I hardly know whether I'm coming or going...
If you fancy some spring blossom early and in the wrong season, now is the time to pick some branches of flowering currant (as in the vase). They will open in a few weeks and the flowers will be white or pale pink, not the usual bright pink....
Hop over to Cornflower to see something utterly charming and definitely in season!
..what could be seen as the negative sides to all this clutter clearing.
When the clutter is gone the need for some redecorating shows up more. On the other hand it will be easier to do without the clutter....
For people who really love shopping it must be tempting to start all over again.
So called 'clutter' could be a welcome distraction from some serious problems.
Kondo puts it thus -
When your room is clean and uncluttered you have no choice but to examine your inner state. You can see any issues you have been avoiding and are forced to deal with them.
When we honestly confront the things we own, they evoke many emotions within us.
For me this inner work, this 'dialogue with myself' is part of the reason for doing it, but I can see that might not be the case for everyone.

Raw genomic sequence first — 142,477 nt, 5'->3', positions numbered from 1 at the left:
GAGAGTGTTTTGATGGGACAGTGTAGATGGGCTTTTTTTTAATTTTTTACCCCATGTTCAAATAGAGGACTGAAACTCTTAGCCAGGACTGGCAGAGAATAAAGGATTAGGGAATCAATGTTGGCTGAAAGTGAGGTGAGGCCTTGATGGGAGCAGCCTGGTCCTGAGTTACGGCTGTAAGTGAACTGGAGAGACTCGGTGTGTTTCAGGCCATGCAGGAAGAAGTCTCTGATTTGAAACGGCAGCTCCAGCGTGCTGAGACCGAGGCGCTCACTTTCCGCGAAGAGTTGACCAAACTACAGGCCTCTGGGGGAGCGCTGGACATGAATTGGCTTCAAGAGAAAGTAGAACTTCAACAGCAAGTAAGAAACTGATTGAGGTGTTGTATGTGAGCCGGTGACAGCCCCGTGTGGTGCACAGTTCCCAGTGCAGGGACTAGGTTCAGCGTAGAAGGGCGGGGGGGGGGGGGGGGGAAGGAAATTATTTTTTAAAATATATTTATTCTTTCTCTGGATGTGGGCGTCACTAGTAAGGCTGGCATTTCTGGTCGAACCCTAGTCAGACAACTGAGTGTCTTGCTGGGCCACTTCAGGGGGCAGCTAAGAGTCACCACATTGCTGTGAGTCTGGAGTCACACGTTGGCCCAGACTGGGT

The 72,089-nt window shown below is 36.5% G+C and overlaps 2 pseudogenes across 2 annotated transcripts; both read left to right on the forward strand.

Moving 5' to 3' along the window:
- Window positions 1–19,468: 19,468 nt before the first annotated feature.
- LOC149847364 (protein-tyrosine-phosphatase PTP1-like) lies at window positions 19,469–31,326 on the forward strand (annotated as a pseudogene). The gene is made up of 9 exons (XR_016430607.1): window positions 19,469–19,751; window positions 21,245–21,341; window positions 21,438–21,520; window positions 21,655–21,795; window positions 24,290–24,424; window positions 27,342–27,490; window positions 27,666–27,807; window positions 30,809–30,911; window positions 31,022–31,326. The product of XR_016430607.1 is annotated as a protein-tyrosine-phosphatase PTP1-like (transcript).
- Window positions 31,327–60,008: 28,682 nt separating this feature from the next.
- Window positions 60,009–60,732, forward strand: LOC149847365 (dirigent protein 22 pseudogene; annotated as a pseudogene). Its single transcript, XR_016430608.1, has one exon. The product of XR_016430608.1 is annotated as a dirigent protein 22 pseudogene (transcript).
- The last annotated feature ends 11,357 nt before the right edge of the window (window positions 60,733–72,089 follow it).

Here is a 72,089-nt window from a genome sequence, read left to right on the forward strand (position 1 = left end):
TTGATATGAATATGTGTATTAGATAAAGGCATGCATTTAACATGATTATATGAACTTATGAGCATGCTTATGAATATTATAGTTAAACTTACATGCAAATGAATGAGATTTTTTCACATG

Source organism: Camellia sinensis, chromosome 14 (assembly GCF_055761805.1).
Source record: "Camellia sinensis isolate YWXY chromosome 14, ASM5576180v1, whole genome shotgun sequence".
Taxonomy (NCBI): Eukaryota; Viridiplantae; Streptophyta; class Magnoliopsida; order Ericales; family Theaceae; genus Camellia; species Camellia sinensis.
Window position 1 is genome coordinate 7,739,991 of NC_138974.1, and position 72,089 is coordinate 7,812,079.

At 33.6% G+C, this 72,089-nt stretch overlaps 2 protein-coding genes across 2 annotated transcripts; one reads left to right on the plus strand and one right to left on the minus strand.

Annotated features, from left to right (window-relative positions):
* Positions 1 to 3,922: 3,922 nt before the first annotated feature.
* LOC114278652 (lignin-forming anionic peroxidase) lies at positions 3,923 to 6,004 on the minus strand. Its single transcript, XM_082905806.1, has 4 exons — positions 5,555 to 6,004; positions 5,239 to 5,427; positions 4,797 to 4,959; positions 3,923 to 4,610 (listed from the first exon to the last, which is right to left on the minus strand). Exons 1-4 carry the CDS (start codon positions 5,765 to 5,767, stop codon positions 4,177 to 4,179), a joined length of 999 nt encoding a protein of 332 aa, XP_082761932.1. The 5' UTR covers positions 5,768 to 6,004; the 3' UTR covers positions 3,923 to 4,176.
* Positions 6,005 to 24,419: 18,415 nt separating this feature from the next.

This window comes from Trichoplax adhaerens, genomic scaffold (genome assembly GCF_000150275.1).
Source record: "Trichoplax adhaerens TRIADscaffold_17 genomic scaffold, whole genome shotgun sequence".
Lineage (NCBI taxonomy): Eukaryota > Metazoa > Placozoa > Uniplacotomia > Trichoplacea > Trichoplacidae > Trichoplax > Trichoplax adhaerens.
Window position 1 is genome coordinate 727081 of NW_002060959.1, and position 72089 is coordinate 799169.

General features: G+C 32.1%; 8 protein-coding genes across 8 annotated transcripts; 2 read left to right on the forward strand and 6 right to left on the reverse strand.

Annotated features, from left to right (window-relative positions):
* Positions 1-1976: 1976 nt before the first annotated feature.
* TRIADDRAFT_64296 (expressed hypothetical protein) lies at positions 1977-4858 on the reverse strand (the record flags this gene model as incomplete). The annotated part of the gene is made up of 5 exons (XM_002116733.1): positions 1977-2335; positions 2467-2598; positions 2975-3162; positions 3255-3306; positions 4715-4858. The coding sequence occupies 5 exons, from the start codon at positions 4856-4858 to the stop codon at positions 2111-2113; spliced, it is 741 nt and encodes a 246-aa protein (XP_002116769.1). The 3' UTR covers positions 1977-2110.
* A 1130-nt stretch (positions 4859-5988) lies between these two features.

Is it right for you do you think?
Then, as some of you have hinted, there is the BIG scary question -
Who am I without my stuff?
Well I'm not getting rid of it all, so Scarlett like, I'll think about that tomorrow!
What are you loving?
I'm loving the thoughtful comments on this blog which make it a conversation.
Cath thinking about a phrase/image/feeling about decluttering prompted me to think about why I want to do it and the phrase Low Maintenence Life came into my head. I simply no longer want to look after, move. clean and dust, insure and think about quite so much stuff any more!
I've loved it, but I have moved on from the beautiful collecting phase..
Cathy's putting things away for a period then looking again is such a useful idea, and I too have come round to seeing that one answer, the answer perhaps, is not to bring so much stuff in! And Elaine seems to be on a very similar journey towards a gentle minimalism.
We are all at different places of course and some books 'speak to your condition' in the lovely Quaker phrase, at some times and not at others. Marie Kondo's book speaks to me just now....
..what it would be like if I really finished the job of decluttering as Marie Kondo says you should.
6 months she says you could take over it.
It's beginning to feel do-able.
It might feel like yesterday's photo?
I came across the phrase 'lightness and ease' in a novel many years ago (at a time when nothing in my life seemed either light or easy!) and I remember thinking Yes, that's what I'd like - some of that please!